9.1.9 Trail bikes, because of their loud and high-pitched exhaust, and damage to unsealed roads, and hovercraft with their loud noise and strong downdraft, have severe environmental and social impacts and should not be prohibited in national parks, except for genuine emergency purposes.
9.1.10 Recreational oversnow vehicles should be prohibited in national parks.
Using motor vehicles as playthings as well as for gaining and increasing access to national parks, the powerful and persistent lobby for this group of activities appears to have had considerable success in influencing governments and the Service. National parks are now (1997) being opened up to vehicles by a considerable expansion of 4WD access opportunities using both bush trails and management roads and including commercial operations. A good example of proposed extension (1997) is 70km of "maintained trails" in Coolah Tops National Park, 50km of which will be 4WD only. 4
A Recreational Vehicle Working Group formed within NPWS Central Region will be working with 4WD groups to identify recreational vehicle touring opportunities in seven national parks in the Region. All this is a far cry from the minimal access system advocated in NPA policy. It is mainly in this aspect of management - access by vehicle - that our national parks are being downgraded, only declared wilderness (almost entirely within the NPWS Estate) remaining road free. Even large wilderness areas have been divided by roads which had to remain open to appease the lobby. Section (b) of the IUCN definition is being ignored; national parks are being exploited in NSW by excessive roading, and that for an inappropriate recreational use. NPA condemns the failure of the NPWS to implement its own Field Management Policy 5.2.7 which states that "no special provision for trail bike and four wheel drive vehicles will be made."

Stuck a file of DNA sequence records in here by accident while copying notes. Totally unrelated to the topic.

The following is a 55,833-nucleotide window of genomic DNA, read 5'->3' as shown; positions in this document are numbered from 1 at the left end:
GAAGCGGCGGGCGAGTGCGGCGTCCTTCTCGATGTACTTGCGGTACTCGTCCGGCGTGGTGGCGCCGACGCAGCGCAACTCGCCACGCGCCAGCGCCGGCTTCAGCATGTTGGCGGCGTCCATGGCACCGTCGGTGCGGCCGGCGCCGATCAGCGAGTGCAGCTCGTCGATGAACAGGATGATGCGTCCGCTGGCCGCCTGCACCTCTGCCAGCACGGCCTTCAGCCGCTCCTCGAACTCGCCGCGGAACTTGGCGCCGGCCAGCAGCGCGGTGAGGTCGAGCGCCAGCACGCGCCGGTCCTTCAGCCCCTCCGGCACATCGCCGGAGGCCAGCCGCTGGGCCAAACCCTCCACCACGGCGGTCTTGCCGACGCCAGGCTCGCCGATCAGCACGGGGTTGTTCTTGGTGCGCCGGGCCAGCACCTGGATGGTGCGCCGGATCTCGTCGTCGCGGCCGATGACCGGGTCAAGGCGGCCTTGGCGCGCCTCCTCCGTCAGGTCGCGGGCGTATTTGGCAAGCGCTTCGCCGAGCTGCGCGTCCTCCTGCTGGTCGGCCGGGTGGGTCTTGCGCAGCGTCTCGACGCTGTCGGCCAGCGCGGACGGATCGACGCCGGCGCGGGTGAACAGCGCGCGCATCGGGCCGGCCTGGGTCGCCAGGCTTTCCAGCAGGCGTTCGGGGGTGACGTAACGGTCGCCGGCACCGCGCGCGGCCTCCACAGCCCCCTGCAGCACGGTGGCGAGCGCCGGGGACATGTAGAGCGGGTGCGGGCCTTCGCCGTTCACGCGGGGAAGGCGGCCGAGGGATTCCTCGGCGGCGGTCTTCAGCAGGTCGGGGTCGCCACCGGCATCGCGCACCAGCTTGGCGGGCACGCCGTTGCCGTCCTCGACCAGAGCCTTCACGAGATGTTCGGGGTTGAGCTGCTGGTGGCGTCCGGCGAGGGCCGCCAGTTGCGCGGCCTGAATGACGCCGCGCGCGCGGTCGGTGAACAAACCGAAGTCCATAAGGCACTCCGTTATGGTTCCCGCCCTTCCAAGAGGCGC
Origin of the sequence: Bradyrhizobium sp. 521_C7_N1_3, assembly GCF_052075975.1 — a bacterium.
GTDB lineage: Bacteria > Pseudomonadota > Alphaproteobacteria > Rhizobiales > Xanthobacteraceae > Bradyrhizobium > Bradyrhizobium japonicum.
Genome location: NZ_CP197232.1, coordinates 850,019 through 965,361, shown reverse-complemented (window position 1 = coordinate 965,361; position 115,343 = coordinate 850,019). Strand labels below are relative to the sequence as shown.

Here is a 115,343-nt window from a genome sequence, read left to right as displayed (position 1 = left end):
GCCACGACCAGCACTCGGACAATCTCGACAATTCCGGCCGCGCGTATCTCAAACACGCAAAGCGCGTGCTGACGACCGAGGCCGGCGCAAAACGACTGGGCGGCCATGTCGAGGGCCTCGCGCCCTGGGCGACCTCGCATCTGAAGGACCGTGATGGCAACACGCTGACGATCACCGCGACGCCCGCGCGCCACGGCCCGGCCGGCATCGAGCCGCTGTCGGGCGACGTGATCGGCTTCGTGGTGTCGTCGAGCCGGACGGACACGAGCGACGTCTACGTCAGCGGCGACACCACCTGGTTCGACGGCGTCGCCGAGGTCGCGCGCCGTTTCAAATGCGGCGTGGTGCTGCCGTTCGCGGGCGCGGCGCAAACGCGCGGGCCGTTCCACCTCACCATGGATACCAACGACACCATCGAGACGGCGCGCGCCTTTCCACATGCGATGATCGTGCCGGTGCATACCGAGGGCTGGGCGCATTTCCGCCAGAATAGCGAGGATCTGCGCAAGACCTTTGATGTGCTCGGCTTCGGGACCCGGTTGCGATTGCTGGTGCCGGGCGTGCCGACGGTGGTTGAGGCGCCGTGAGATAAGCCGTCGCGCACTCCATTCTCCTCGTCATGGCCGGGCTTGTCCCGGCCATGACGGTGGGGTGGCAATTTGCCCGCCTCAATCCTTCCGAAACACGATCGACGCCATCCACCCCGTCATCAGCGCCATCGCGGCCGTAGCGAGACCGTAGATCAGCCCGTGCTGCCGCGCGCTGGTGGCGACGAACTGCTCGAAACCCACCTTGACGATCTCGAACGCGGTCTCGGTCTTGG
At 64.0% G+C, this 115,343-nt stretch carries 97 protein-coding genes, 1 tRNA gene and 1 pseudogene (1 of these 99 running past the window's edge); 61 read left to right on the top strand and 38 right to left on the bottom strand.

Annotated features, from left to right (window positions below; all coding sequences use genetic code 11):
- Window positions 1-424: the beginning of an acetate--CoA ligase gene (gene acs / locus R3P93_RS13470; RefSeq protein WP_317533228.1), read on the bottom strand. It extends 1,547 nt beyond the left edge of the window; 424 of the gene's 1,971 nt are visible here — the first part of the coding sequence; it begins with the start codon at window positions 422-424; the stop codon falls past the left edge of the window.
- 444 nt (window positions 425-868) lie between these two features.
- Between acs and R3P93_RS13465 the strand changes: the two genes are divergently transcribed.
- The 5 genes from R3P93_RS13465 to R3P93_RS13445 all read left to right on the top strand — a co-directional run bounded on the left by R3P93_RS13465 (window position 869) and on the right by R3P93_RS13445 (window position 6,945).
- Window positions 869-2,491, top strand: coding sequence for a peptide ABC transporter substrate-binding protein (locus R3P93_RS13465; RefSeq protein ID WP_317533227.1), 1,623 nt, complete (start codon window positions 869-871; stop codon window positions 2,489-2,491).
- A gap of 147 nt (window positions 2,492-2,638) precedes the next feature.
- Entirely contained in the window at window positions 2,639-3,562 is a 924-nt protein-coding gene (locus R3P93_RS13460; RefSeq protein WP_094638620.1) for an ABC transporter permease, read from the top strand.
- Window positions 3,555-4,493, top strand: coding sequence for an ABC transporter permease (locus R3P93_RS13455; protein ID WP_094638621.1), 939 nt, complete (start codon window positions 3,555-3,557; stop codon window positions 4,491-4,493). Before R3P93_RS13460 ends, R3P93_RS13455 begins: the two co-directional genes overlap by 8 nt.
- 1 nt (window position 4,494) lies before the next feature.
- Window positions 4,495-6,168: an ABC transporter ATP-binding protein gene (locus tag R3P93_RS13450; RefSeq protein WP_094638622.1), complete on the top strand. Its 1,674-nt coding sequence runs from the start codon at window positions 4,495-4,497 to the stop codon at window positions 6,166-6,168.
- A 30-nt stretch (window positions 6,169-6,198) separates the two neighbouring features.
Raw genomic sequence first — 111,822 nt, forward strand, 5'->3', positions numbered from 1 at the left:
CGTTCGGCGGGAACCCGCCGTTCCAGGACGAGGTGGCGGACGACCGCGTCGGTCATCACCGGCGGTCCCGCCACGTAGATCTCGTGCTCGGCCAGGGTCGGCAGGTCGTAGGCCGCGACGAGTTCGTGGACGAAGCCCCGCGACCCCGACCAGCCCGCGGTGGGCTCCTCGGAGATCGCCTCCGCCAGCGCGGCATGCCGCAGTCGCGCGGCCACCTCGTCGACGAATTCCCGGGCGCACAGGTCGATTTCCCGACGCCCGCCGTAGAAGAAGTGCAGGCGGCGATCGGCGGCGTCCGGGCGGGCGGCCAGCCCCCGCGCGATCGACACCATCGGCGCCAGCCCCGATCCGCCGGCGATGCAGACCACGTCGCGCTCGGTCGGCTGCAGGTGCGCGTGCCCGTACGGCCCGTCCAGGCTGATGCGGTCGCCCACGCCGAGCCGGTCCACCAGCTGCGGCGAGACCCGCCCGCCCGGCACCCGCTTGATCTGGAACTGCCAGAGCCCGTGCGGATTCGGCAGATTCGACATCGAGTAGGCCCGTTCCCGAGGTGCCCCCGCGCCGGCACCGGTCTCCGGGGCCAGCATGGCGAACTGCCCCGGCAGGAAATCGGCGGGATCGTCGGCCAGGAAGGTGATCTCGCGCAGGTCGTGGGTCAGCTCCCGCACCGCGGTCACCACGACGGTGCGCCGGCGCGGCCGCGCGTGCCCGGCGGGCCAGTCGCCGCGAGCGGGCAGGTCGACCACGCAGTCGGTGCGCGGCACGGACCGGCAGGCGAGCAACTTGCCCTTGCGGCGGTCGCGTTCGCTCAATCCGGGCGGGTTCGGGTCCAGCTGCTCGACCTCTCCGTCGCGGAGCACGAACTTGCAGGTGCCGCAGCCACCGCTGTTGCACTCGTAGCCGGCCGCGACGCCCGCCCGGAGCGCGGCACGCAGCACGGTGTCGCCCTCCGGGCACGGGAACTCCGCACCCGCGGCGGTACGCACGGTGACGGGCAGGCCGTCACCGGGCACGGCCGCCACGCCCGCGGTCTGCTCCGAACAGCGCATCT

The impacts of motor vehicles outside the PAS in national parks can be summed up as including ground disturbance and erosion, quagmire creation, causing stream turbidity, disturbance and danger to wildlife (flora and fauna) and social impact (visual, aural, olfactory, psychological).
Voluntary codes of conduct for inappropriate activities are of course praiseworthy, but are irrelevant in that the basic activity simply should not happen in a national park. Seventeen NSW national parks have suffered significant 4WD damage.2 4WD access provides increased opportunities for illegal activities such as arson, rock and timber theft, fauna poaching, animal dumping, and illegal crop cultivation. Roads and vehicles interfere with natural fauna movement and roads facilitate entry of exotic flora and fauna. 2
Road closures in national parks by plan of management total only 80km since 1972, leaving "several thousand km still available in the NSW park system " (Ramsay). The situation requires a far stronger political policy commitment against over-roading, and better public relations. 2 On the north coast of NSW, 18 of 40 beaches within the parks are still available for 4WD driving. (None is available on the Central and South Coasts!) 2